All or nothing: the Mars Curiosity landing

NASA's Curosity Mars Rover could usher in a new era of space exploration or set the industry back decades - it all depends on that crucial landing.

The countdown is on and NASA's latest and boldest attempt to uncover the secrets of Mars is about to make its mark on the red planet. 

The high-tech rover Curiosity is set to touchdown at 1530 AEST and NASA engineers will be hoping that Curosity makes a perfect landing. The intricate exercise has been dubbed by the engineers as the "seven minutes of terror". 

"The big trick is you are going 13,000 miles an hour," Adam Steltzner, team leader for the entry, descent and landing of Curiosity told the American Broadcasting Corporation.

"You slam into the Martian atmosphere and you want to gracefully get the spacecraft down sitting quietly on the surface on her wheels, and all of that takes different changes in the configuration of the vehicle, 79 events that must occur." If any of these 79 events backfire then it could cost NASA up to $2.5 billion and drastically set back Mars exploration for some time to come.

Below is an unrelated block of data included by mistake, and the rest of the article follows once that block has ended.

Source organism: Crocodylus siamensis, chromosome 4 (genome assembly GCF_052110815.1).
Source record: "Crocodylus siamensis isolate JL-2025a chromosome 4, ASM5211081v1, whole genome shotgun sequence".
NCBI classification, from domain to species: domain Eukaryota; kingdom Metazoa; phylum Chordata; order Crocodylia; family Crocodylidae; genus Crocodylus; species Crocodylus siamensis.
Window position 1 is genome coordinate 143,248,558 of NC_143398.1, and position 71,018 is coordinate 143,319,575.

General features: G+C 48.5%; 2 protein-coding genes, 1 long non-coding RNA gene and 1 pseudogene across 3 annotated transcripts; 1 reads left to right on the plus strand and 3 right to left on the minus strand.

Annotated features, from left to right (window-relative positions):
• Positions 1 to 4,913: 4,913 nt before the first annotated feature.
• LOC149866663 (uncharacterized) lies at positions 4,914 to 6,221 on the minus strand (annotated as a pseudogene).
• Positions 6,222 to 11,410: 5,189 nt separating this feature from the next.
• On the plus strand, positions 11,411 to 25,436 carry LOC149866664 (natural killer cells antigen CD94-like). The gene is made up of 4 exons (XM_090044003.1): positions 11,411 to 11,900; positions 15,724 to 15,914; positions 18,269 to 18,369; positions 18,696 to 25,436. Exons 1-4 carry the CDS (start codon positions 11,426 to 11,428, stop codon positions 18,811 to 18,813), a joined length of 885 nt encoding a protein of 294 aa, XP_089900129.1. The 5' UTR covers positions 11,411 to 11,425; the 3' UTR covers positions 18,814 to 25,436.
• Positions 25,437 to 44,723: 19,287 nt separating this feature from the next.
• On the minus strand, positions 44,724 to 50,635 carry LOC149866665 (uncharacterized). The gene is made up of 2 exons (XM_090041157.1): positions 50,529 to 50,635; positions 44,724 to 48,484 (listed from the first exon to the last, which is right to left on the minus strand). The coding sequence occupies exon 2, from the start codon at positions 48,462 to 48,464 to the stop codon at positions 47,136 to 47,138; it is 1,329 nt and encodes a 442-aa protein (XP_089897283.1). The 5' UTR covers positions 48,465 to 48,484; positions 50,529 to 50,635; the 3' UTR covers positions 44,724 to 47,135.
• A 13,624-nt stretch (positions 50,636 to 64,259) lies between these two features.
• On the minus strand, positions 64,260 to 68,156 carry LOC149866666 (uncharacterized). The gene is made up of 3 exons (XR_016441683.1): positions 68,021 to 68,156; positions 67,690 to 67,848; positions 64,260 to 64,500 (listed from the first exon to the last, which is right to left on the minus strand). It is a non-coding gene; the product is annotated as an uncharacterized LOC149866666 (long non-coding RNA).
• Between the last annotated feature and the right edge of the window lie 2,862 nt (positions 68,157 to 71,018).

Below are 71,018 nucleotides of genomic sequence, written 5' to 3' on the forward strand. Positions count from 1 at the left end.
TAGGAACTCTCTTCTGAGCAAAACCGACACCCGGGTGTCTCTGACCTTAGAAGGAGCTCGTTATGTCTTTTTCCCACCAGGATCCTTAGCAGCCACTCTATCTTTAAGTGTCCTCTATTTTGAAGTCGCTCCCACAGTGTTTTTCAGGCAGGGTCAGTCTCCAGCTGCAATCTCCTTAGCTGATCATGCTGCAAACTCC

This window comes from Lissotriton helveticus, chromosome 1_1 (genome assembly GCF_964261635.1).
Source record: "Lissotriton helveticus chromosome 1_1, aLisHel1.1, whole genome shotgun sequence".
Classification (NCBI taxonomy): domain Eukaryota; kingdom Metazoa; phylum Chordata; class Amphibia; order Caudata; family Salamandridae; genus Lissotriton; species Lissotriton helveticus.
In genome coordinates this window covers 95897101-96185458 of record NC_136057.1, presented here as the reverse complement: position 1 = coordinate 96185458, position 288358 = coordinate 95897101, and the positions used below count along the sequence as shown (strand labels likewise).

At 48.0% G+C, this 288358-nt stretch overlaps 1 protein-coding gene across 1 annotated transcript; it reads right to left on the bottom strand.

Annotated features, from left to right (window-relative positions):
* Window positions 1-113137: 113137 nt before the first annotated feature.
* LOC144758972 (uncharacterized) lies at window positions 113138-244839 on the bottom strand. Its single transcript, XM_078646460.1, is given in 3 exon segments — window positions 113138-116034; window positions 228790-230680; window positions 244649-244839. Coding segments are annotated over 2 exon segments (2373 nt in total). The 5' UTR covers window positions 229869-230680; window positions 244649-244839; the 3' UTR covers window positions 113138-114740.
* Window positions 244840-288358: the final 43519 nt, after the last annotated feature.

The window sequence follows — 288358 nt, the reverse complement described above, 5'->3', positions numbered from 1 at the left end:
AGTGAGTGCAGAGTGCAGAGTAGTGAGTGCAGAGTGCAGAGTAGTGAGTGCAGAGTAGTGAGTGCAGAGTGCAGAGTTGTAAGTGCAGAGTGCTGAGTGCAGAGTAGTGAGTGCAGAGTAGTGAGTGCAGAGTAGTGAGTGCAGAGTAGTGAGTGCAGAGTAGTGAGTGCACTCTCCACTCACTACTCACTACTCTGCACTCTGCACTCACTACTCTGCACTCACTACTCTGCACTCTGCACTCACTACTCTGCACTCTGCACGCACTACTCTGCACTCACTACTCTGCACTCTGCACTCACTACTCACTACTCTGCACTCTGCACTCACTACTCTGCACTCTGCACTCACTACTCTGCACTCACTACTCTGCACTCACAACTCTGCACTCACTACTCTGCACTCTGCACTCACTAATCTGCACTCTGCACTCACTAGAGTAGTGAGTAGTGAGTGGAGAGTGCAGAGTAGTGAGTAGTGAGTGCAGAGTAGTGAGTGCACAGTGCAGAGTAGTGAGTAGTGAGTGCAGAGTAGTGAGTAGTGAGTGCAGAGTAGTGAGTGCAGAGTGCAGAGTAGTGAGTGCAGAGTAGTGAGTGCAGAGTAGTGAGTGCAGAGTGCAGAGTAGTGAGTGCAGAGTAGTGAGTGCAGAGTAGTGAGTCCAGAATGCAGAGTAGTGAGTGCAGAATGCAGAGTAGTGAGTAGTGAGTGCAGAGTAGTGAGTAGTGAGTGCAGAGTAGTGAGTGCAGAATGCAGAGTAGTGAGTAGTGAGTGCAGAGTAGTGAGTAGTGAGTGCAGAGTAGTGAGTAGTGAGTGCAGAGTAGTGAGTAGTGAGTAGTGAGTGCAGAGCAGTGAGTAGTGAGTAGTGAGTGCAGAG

So to give you an idea of what’s at stake for today’s landing, here’s an infographic by Space.com to explain the endeavour and spell out just what Curiosity is capable of.

 

 

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